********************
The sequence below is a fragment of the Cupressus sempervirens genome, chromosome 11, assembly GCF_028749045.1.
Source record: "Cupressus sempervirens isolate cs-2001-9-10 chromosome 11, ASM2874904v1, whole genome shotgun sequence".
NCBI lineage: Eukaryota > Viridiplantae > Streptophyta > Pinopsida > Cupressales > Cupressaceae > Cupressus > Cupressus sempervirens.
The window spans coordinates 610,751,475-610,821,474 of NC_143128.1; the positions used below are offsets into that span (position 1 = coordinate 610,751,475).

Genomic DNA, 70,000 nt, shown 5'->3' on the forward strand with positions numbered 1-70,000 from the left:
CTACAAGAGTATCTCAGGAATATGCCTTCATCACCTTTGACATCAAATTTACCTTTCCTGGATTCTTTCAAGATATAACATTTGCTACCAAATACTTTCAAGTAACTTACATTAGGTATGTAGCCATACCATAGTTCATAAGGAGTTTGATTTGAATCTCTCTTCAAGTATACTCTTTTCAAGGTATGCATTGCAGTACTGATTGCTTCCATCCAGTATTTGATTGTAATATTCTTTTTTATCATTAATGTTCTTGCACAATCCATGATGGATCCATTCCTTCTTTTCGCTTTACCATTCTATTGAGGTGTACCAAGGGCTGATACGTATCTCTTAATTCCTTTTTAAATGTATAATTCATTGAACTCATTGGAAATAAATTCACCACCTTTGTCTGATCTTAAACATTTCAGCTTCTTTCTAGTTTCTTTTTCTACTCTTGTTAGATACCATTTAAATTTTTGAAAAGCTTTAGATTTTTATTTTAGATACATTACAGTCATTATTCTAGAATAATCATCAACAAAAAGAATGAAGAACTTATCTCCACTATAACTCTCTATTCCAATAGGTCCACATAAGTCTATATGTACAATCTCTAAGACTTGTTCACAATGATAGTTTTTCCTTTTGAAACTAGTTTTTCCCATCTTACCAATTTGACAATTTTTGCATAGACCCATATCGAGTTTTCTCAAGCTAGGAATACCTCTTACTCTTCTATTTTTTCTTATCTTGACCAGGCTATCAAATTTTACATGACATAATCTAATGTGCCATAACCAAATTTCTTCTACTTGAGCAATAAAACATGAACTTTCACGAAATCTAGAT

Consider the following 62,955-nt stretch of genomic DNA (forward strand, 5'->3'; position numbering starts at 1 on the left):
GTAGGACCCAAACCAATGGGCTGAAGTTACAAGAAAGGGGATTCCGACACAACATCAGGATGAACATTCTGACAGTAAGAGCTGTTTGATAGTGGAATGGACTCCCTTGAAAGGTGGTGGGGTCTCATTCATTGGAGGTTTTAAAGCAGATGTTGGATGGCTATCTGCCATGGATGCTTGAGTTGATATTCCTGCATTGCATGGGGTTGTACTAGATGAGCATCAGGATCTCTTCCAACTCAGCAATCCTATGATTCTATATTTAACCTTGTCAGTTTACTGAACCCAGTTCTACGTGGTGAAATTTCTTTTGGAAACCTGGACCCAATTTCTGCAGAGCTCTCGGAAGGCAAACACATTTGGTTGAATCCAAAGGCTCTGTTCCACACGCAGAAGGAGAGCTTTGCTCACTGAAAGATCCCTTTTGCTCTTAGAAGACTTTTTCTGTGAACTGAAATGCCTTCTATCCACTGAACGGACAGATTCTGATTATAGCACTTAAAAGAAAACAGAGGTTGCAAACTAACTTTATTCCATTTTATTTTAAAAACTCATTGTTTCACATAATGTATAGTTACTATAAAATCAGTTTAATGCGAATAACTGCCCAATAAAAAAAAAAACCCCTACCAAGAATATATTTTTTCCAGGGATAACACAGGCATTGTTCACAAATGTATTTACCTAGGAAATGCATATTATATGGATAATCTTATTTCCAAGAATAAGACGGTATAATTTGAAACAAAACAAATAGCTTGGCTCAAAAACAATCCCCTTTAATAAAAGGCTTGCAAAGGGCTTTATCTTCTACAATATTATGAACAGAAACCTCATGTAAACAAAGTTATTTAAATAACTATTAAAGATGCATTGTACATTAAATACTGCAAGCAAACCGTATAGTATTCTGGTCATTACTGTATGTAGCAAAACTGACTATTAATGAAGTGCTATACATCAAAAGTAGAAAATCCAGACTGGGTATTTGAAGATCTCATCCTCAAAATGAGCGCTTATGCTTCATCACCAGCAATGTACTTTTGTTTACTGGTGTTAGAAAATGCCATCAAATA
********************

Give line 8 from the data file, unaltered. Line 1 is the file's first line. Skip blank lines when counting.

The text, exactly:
GTAGGACCCAAACCAATGGGCTGAAGTTACAAGAAAGGGGATTCCGACACAACATCAGGATGAACATTCTGACAGTAAGAGCTGTTTGATAGTGGAATGGACTCCCTTGAAAGGTGGTGGGGTCTCATTCATTGGAGGTTTTAAAGCAGATGTTGGATGGCTATCTGCCATGGATGCTTGAGTTGATATTCCTGCATTGCATGGGGTTGTACTAGATGAGCATCAGGATCTCTTCCAACTCAGCAATCCTATGATTCTATATTTAACCTTGTCAGTTTACTGAACCCAGTTCTACGTGGTGAAATTTCTTTTGGAAACCTGGACCCAATTTCTGCAGAGCTCTCGGAAGGCAAACACATTTGGTTGAATCCAAAGGCTCTGTTCCACACGCAGAAGGAGAGCTTTGCTCACTGAAAGATCCCTTTTGCTCTTAGAAGACTTTTTCTGTGAACTGAAATGCCTTCTATCCACTGAACGGACAGATTCTGATTATAGCACTTAAAAGAAAACAGAGGTTGCAAACTAACTTTATTCCATTTTATTTTAAAAACTCATTGTTTCACATAATGTATAGTTACTATAAAATCAGTTTAATGCGAATAACTGCCCAATAAAAAAAAAAACCCCTACCAAGAATATATTTTTTCCAGGGATAACACAGGCATTGTTCACAAATGTATTTACCTAGGAAATGCATATTATATGGATAATCTTATTTCCAAGAATAAGACGGTATAATTTGAAACAAAACAAATAGCTTGGCTCAAAAACAATCCCCTTTAATAAAAGGCTTGCAAAGGGCTTTATCTTCTACAATATTATGAACAGAAACCTCATGTAAACAAAGTTATTTAAATAACTATTAAAGATGCATTGTACATTAAATACTGCAAGCAAACCGTATAGTATTCTGGTCATTACTGTATGTAGCAAAACTGACTATTAATGAAGTGCTATACATCAAAAGTAGAAAATCCAGACTGGGTATTTGAAGATCTCATCCTCAAAATGAGCGCTTATGCTTCATCACCAGCAATGTACTTTTGTTTACTGGTGTTAGAAAATGCCATCAAATA